Finally, this: On July 8, 1969, the last place John had been seen was not Vietnam, but Sydney, Australia.
“That’s when you started thinking, 'Well, maybe he’s alive, maybe he’s not dead,'” says Gary.
So the searching began. Off and on for the next 13 years, Gary contacted MIA and veterans groups, but could find no trace of his father — just the occasional unsettling rumor.
“I remember somebody telling my family that 'Your grandma’s going to Texas to see him.' I cornered her one day. I said ‘Are you seeing him in Texas? I want to know the truth.’ Knowing that that wasn’t right, but I wanted it to be true. I wanted her to say ‘Yeah, your dad’s in Texas.’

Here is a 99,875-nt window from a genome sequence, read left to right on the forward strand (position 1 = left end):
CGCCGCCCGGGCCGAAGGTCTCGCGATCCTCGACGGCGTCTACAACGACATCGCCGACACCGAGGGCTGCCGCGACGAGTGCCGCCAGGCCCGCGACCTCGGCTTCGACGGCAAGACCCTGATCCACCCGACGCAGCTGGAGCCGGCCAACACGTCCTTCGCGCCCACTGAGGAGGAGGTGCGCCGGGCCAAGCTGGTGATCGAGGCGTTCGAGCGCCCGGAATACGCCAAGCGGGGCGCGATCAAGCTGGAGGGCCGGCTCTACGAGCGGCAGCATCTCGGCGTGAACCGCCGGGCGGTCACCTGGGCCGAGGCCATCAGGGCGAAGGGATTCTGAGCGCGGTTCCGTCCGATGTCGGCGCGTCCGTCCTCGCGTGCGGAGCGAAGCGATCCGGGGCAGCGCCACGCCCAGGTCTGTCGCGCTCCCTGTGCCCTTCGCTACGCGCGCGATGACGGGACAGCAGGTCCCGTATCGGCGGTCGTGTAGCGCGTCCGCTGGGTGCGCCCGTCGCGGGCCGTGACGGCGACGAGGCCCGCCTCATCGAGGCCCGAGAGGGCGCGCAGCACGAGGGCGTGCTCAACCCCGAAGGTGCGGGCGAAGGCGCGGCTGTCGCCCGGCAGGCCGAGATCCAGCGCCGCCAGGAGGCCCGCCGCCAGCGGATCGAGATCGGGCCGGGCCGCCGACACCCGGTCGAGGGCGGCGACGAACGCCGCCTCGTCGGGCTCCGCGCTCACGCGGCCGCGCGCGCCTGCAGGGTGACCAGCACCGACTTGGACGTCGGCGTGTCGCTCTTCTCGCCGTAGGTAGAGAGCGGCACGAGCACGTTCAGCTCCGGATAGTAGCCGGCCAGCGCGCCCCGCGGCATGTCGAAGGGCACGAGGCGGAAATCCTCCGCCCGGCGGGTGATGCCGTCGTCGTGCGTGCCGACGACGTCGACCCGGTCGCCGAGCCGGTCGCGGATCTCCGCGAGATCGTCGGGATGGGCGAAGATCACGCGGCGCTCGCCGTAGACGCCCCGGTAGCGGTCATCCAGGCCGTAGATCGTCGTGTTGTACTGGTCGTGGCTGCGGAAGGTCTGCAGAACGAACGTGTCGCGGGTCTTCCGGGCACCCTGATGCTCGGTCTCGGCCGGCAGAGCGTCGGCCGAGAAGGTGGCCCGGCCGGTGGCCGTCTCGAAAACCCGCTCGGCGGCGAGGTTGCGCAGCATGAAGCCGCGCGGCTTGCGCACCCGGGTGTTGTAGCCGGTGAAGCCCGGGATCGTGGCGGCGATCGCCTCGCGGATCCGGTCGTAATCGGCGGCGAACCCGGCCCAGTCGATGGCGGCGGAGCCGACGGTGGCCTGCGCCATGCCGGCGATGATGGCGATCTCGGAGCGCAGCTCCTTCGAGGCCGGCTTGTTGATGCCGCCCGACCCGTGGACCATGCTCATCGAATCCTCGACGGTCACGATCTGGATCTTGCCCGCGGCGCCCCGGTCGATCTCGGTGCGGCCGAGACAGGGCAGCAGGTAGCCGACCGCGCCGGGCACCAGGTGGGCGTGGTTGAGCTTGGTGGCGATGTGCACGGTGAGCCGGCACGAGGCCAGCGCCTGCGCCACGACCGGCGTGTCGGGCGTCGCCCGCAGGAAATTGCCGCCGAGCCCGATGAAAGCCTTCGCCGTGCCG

But John didn’t turn up where he was born in Texas, or any place else.
“In the evening somebody would knock on the door. and I’d think ‘Well, maybe that’s him knocking on my door,’” says Gisela. “I sit in a restaurant, the door comes open, I’ll look and wonder if it's him coming in. Your mind plays with you. When you don’t have a body, the uncertainty just eats you up.”
A dead man comes alive
And Gisela figured it was just another mind game in December 1993, when she got a message to call a lawyer who had helped her after John had disappeared.
“I called him with shaking fingers and he said to me, ‘Are you sitting down?’ and I said, ‘Yes, I am.’ and he said, ‘Have you heard from your husband lately?’ and I said, ‘No he’s presumed dead.’ And he says, ‘No he’s not. He’s very much alive, living in New Zealand, and he’s in prison.’”